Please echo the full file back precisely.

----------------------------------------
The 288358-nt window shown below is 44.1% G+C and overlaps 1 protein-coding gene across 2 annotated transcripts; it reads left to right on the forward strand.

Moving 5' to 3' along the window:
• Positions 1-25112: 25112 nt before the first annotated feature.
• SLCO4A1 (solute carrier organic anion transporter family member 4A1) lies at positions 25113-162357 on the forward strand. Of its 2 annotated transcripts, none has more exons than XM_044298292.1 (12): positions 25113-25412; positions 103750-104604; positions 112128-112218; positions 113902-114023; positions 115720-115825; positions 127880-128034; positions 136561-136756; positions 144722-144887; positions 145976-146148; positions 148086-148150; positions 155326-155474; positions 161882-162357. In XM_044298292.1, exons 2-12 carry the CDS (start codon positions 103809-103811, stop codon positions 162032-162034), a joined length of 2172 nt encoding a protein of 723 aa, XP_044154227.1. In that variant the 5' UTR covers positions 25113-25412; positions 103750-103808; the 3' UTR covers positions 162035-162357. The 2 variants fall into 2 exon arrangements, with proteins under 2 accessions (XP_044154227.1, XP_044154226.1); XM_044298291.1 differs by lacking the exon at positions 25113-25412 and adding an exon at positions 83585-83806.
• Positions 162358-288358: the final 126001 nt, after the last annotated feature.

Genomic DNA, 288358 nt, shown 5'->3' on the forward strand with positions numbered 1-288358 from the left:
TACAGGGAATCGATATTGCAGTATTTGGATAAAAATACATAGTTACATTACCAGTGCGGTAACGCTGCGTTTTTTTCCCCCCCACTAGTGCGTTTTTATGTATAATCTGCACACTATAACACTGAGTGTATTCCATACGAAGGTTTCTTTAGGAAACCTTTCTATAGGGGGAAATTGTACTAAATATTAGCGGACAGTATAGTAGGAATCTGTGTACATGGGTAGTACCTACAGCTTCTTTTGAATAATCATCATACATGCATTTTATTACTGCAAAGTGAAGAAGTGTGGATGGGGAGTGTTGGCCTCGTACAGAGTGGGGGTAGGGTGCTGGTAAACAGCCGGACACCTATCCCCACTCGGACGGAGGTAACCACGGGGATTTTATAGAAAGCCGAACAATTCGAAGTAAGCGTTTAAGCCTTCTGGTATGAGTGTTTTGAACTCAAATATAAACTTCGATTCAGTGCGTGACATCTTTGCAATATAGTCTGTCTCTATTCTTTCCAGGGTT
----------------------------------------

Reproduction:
The 288358-nt window shown below is 44.1% G+C and overlaps 1 protein-coding gene across 2 annotated transcripts; it reads left to right on the forward strand.

Moving 5' to 3' along the window:
• Positions 1-25112: 25112 nt before the first annotated feature.
• SLCO4A1 (solute carrier organic anion transporter family member 4A1) lies at positions 25113-162357 on the forward strand. Of its 2 annotated transcripts, none has more exons than XM_044298292.1 (12): positions 25113-25412; positions 103750-104604; positions 112128-112218; positions 113902-114023; positions 115720-115825; positions 127880-128034; positions 136561-136756; positions 144722-144887; positions 145976-146148; positions 148086-148150; positions 155326-155474; positions 161882-162357. In XM_044298292.1, exons 2-12 carry the CDS (start codon positions 103809-103811, stop codon positions 162032-162034), a joined length of 2172 nt encoding a protein of 723 aa, XP_044154227.1. In that variant the 5' UTR covers positions 25113-25412; positions 103750-103808; the 3' UTR covers positions 162035-162357. The 2 variants fall into 2 exon arrangements, with proteins under 2 accessions (XP_044154227.1, XP_044154226.1); XM_044298291.1 differs by lacking the exon at positions 25113-25412 and adding an exon at positions 83585-83806.
• Positions 162358-288358: the final 126001 nt, after the last annotated feature.

Genomic DNA, 288358 nt, shown 5'->3' on the forward strand with positions numbered 1-288358 from the left:
TACAGGGAATCGATATTGCAGTATTTGGATAAAAATACATAGTTACATTACCAGTGCGGTAACGCTGCGTTTTTTTCCCCCCCACTAGTGCGTTTTTATGTATAATCTGCACACTATAACACTGAGTGTATTCCATACGAAGGTTTCTTTAGGAAACCTTTCTATAGGGGGAAATTGTACTAAATATTAGCGGACAGTATAGTAGGAATCTGTGTACATGGGTAGTACCTACAGCTTCTTTTGAATAATCATCATACATGCATTTTATTACTGCAAAGTGAAGAAGTGTGGATGGGGAGTGTTGGCCTCGTACAGAGTGGGGGTAGGGTGCTGGTAAACAGCCGGACACCTATCCCCACTCGGACGGAGGTAACCACGGGGATTTTATAGAAAGCCGAACAATTCGAAGTAAGCGTTTAAGCCTTCTGGTATGAGTGTTTTGAACTCAAATATAAACTTCGATTCAGTGCGTGACATCTTTGCAATATAGTCTGTCTCTATTCTTTCCAGGGTT